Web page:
These and further objects and advantages are achieved herein by providing a surgical fastener comprising a fastener member including a base and at least two spaced substantially parallel prongs extending substantially perpendicularly from the base, a receiver member including at least two apertures, each aperture being adapted to receive and retain the free end of a respective one of the prongs, and each prong being configured as an elongated prism with a hexagonal cross-section. Each prong of the fastener member has a barbed tip with a hexagonal cross-section at its free end. The tip has a larger hexagonal cross-section than the prong to provide a pair of barbs located on opposite sides of the prong. Each aperture of the receiver member is hexagonal in configuration for receiving one of the prongs and tips of the fastener. Each aperture includes a pair of opposed ledges for engaging the barbs to retain the tip in the aperture.

In accordance with another aspect of the invention, each tip of the fastener member has a pointed distal end formed by a first pair of sloped surfaces which form a sharp angle and a second pair of sloped surfaces which form a blunt angle. In a preferred embodiment, the sharp angle is in the range of 20-60 degrees and the blunt angle is at least 25 degrees more than the sharp angle.

In accordance with another feature of the invention, the fastener member includes guide means on the prongs which is adapted to engage a fastener cartridge to guide the fastener member in movement relative to the cartridge. A first embodiment of the fastener member includes one or more ridges extending longitudinally along the prongs for engaging guide channels provided in the fastener cartridge. A second embodiment of the fastener member includes one or more grooves extending longitudinally along the prongs which are engaged and guided by longitudinal ribs provided in the fastener cartridge.

BRIEF DESCRIPTION OF THE DRAWINGS

The foregoing and other objects, aspects and advantages will be better understood from the following detailed description of the preferred embodiments of the invention with reference to the drawings, in which:

FIG. 1 is a perspective view of a first embodiment of a surgical fastener device including a staple and a receiver constructed in accordance with the invention;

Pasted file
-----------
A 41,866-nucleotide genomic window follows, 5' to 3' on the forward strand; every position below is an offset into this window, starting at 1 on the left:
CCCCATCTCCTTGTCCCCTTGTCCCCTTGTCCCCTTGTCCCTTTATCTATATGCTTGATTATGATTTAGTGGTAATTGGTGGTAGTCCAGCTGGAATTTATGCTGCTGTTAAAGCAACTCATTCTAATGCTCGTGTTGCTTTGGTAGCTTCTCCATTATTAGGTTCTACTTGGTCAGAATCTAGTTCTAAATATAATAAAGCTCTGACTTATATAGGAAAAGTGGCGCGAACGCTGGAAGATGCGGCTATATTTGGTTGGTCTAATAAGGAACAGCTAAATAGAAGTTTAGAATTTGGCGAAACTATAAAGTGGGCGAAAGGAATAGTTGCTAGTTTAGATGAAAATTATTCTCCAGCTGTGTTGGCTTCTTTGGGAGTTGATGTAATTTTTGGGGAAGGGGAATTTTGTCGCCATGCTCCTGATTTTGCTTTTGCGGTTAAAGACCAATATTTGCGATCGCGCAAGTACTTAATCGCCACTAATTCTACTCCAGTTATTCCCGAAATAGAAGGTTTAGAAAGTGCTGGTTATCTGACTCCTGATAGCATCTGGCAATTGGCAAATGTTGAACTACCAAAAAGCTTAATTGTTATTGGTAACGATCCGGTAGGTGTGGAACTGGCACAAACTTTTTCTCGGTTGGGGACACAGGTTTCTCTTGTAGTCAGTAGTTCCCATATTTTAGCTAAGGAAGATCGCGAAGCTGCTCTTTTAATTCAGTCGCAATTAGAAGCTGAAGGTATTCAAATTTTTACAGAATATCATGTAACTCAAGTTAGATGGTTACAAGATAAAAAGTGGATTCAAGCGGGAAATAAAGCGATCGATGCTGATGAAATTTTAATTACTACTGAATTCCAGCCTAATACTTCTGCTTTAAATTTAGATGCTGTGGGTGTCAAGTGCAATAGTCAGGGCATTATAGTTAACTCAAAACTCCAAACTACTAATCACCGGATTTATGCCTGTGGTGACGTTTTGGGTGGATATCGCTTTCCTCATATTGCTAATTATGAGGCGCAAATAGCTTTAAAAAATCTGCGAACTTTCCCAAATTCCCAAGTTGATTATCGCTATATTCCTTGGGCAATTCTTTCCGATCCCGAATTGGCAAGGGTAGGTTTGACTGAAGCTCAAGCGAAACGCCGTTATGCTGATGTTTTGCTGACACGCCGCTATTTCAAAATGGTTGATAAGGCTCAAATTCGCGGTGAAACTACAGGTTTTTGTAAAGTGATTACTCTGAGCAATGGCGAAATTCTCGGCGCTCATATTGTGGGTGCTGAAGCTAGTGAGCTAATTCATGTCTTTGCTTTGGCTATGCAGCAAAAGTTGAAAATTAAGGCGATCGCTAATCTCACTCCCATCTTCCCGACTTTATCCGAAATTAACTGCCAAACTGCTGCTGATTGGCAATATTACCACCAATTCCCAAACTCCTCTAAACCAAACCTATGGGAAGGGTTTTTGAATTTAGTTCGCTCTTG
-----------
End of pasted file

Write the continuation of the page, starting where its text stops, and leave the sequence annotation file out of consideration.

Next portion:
FIG. 2 is an enlarged perspective view of one of the prongs of the staple of FIG. 1;

FIG. 3 is an enlarged perspective view of one of the columns of the receiver of FIG. 1;

FIG. 4 is a top view of the staple of FIG. 1;

FIG. 5 is a front elevation of the staple of FIG. 1;

FIG. 6 is a bottom view of the staple of FIG. 1;

FIG. 7 is a side view of the staple of FIG. 1;

FIG. 8 is an enlarged bottom view of one prong of the staple of FIG. 1;

FIG. 9 is a horizontal section of one prong of the staple taken along line 9--9 of FIG. 5;

FIG. 10 illustrates another hexagonal cross-section for the prongs of the staple of FIG. 1;

FIG. 11 illustrates another hexagonal cross-section for the prongs of the staple of FIG. 1;

FIG. 12 is a top view of the receiver of FIG. 1;

FIG. 13 is a front elevation, partially in section, of the receiver of FIG. 1;

FIG. 14 is a vertical section along line 14--14 of FIG. 12;

FIG. 15 is a vertical section along line 15--15 of FIG. 13;

FIG. 16 is a front elevation, partially in section, showing the staple and receiver of FIG. 1 fastened together;

FIG. 17 is a section view showing the staple of FIG. 1 mounted in a staple cartridge;

FIG. 18 is a perspective view of a second embodiment of a surgical fastener device including a staple and a receiver constructed in accordance with the invention;

FIG. 19 is an enlarged perspective view of one of the prongs of the staple of FIG. 18;

FIG. 20 is an enlarged perspective view of one of the columns of the receiver of FIG. 18;

FIG. 21 is a top view of the staple of FIG. 18;

FIG. 22 is a front elevation of the staple of FIG. 18;

FIG. 23 is a bottom view of the staple of FIG. 18;

FIG. 24 is a side view of the staple of FIG. 18;

FIG. 25 is an enlarged bottom view of one prong of the staple of FIG. 18;

FIG. 26 is a horizontal section of one prong of the staple taken along line 26--26 of FIG. 22;

FIG. 27 is a section view showing the staple of FIG. 18 mounted in a staple cartridge;

FIG. 28 is a top view of the receiver of FIG. 18;

FIG. 29 is a front elevation, partially in section, of the receiver of FIG. 18;

FIG. 30 is a vertical section along line 30--30 of FIG. 28;

FIG. 31 is a vertical section along line 31--31 of FIG. 29;

FIG. 32 is an enlarged top view showing the staple and receiver of FIG. 18 fastened together;

FIG. 33 is a plan view of a receiver strip including two rows of receivers;

FIG. 34 is an enlarged plan view of a portion of the receiver strip of FIG. 33; and